Stanford Medicine Newsletter Updates For the Local Community

Reunion brings out stories of survival

Summer 2008

Play eases the anxiety of Bernard Dannenberg's young patient.

Car accident victim Ricky Bunch (right) greets surgeon David Spain, MD, at the hospital’s annual Trauma Survivor Reunion.

Ricky Bunch was a 16-year-old high school junior in December 2002—a lucky kid with a brand-new truck. With great enthusiasm, he took it out for a drive. Sixteen hours later, desperate friends and family found Bunch trapped, unconscious, hypothermic, with a brain injury, one leg nearly crushed, a lung collapsed. He’d missed a curve and the truck plunged 30 feet off a cliff, landing upside-down in Calabazas Creek.

Bunch was rushed to Stanford Hospital & Clinics’ Trauma Center, a place dedicated to extensive medical rescues. Treatment is focused and intense—a marvel of skill and expert teamwork—and then patients transition out for continuing recovery.

This spring, the fourth Trauma Survivor Reunion was all that its chief, David Spain, MD, had hoped for: an afternoon when doctors, nurses and medics could see the results of their work and patients could come back to say thanks and share their experience.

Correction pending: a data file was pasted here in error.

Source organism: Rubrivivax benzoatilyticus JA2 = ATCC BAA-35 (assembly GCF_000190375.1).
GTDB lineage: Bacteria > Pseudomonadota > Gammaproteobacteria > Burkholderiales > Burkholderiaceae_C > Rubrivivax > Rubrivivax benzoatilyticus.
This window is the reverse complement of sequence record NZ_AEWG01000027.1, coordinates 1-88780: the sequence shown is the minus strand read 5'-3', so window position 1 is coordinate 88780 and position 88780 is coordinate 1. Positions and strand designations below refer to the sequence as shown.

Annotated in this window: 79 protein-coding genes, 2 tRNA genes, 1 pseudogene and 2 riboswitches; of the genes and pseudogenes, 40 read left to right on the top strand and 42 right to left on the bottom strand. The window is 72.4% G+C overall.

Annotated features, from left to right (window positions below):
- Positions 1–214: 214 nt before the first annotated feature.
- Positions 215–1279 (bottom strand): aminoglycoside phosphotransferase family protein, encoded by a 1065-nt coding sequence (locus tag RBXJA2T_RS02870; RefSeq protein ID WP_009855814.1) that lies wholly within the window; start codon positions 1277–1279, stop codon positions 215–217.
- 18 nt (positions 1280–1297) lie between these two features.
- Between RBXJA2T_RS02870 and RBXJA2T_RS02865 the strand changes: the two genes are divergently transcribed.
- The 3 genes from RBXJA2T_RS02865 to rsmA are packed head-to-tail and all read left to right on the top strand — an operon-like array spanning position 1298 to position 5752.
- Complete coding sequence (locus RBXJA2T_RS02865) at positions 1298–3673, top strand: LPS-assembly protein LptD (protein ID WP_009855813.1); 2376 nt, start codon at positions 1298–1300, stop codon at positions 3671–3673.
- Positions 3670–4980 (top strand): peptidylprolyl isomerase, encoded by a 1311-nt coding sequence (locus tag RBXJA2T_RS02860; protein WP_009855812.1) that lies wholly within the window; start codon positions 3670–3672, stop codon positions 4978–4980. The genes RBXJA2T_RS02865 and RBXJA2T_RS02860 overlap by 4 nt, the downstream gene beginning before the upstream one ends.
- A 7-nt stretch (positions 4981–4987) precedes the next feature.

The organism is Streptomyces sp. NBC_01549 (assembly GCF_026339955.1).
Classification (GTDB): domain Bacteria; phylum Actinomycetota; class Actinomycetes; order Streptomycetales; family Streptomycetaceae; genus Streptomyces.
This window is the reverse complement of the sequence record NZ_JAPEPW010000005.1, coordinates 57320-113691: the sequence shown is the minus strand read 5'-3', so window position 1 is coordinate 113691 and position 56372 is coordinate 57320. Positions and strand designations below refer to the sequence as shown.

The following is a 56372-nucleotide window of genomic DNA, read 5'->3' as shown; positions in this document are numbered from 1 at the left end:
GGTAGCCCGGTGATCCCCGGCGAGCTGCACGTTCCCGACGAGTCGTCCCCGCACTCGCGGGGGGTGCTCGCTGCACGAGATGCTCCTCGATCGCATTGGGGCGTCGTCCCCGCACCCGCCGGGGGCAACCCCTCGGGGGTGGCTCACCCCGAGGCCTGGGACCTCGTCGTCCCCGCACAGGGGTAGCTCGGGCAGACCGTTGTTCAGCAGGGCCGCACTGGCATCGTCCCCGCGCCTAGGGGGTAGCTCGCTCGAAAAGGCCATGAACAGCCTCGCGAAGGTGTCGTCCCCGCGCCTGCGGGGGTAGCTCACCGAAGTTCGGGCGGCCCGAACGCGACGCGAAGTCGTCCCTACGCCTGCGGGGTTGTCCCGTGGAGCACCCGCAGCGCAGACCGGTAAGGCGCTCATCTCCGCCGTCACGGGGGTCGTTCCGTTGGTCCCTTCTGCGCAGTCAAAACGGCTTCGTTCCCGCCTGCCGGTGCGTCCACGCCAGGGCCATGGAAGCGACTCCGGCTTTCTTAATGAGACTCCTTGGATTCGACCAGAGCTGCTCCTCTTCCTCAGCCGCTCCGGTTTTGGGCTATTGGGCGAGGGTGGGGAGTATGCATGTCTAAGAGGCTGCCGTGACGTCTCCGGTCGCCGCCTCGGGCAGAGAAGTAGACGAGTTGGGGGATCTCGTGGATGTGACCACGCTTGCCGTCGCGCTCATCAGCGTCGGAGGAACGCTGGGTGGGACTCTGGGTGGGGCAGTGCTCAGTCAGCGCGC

Bunch has come to every reunion to join with others who inevitably talk of their immense appreciation of life and the commonality of experience. Their stories are chronicles of bewilderingly sudden and serious injuries. “We have that connection,” Bunch said.

A year ago, Mae Briskin, 83, crossed a street in Mountain View and was hit by a car, her pelvis fractured, her face hitting the pavement first. She’s a writer, winner of a PEN/American West Award for short stories. For her, the reunion was more than a chance to say thank you. “I’m interested in the other people,’’ she said. “What happened to them? How are they?”
Thomas Pavelko, 59, also celebrated a year of survival since the day a driver ran a red light in Sunnyvale and hit him on his motorcycle. His pelvis cracked; both legs broke, one so badly that it was days before he knew he’d keep it. Pavelko remembers hearing one of the ambulance crew say they’d be taking him to Stanford—and he began to relax.

“It doesn’t get any better than that,’’ he said. Throughout his care in the trauma program, Pavelko, an executive at Lockheed Missiles & Space, noticed the “high, high degree of competence, not only of the doctors, but of the medical support staff, too.”

Stanford’s Trauma Program is certified by the American College of Surgeons as a Level-1 trauma center for adults and children, the only such center between San Francisco and San Jose. The trauma team treats approximately 2,000 people annually, the majority from Santa Clara and San Mateo counties.

 

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